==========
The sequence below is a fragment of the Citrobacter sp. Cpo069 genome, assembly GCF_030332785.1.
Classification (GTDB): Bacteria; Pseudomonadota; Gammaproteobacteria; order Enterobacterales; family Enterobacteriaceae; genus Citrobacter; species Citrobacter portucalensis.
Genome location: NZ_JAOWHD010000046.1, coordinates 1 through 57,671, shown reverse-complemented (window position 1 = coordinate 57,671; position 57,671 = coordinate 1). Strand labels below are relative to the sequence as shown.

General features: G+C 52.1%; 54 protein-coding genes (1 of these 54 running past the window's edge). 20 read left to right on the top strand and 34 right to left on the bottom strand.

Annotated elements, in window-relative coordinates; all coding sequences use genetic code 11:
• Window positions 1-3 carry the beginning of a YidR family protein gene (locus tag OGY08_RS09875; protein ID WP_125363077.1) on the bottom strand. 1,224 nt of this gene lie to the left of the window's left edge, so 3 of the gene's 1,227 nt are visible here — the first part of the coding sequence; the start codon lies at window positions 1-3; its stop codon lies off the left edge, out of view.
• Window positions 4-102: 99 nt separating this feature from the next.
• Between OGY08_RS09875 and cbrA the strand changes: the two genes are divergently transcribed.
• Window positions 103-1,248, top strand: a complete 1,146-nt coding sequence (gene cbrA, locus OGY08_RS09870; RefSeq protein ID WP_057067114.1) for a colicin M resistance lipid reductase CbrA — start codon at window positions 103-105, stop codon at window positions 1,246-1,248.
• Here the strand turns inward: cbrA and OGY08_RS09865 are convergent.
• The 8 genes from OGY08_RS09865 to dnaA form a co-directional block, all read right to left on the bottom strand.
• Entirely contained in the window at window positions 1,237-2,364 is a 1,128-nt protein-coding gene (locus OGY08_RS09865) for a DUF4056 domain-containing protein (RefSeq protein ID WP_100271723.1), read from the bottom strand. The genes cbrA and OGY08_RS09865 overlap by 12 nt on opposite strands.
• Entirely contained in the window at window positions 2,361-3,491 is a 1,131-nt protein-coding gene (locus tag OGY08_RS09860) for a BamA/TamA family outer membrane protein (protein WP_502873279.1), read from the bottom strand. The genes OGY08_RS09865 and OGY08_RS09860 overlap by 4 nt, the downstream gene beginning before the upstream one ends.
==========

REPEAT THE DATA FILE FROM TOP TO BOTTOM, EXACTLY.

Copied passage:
The sequence below is a fragment of the Citrobacter sp. Cpo069 genome, assembly GCF_030332785.1.
Classification (GTDB): Bacteria; Pseudomonadota; Gammaproteobacteria; order Enterobacterales; family Enterobacteriaceae; genus Citrobacter; species Citrobacter portucalensis.
Genome location: NZ_JAOWHD010000046.1, coordinates 1 through 57,671, shown reverse-complemented (window position 1 = coordinate 57,671; position 57,671 = coordinate 1). Strand labels below are relative to the sequence as shown.

General features: G+C 52.1%; 54 protein-coding genes (1 of these 54 running past the window's edge). 20 read left to right on the top strand and 34 right to left on the bottom strand.

Annotated elements, in window-relative coordinates; all coding sequences use genetic code 11:
• Window positions 1-3 carry the beginning of a YidR family protein gene (locus tag OGY08_RS09875; protein ID WP_125363077.1) on the bottom strand. 1,224 nt of this gene lie to the left of the window's left edge, so 3 of the gene's 1,227 nt are visible here — the first part of the coding sequence; the start codon lies at window positions 1-3; its stop codon lies off the left edge, out of view.
• Window positions 4-102: 99 nt separating this feature from the next.
• Between OGY08_RS09875 and cbrA the strand changes: the two genes are divergently transcribed.
• Window positions 103-1,248, top strand: a complete 1,146-nt coding sequence (gene cbrA, locus OGY08_RS09870; RefSeq protein ID WP_057067114.1) for a colicin M resistance lipid reductase CbrA — start codon at window positions 103-105, stop codon at window positions 1,246-1,248.
• Here the strand turns inward: cbrA and OGY08_RS09865 are convergent.
• The 8 genes from OGY08_RS09865 to dnaA form a co-directional block, all read right to left on the bottom strand.
• Entirely contained in the window at window positions 1,237-2,364 is a 1,128-nt protein-coding gene (locus OGY08_RS09865) for a DUF4056 domain-containing protein (RefSeq protein ID WP_100271723.1), read from the bottom strand. The genes cbrA and OGY08_RS09865 overlap by 12 nt on opposite strands.
• Entirely contained in the window at window positions 2,361-3,491 is a 1,131-nt protein-coding gene (locus tag OGY08_RS09860) for a BamA/TamA family outer membrane protein (protein WP_502873279.1), read from the bottom strand. The genes OGY08_RS09865 and OGY08_RS09860 overlap by 4 nt, the downstream gene beginning before the upstream one ends.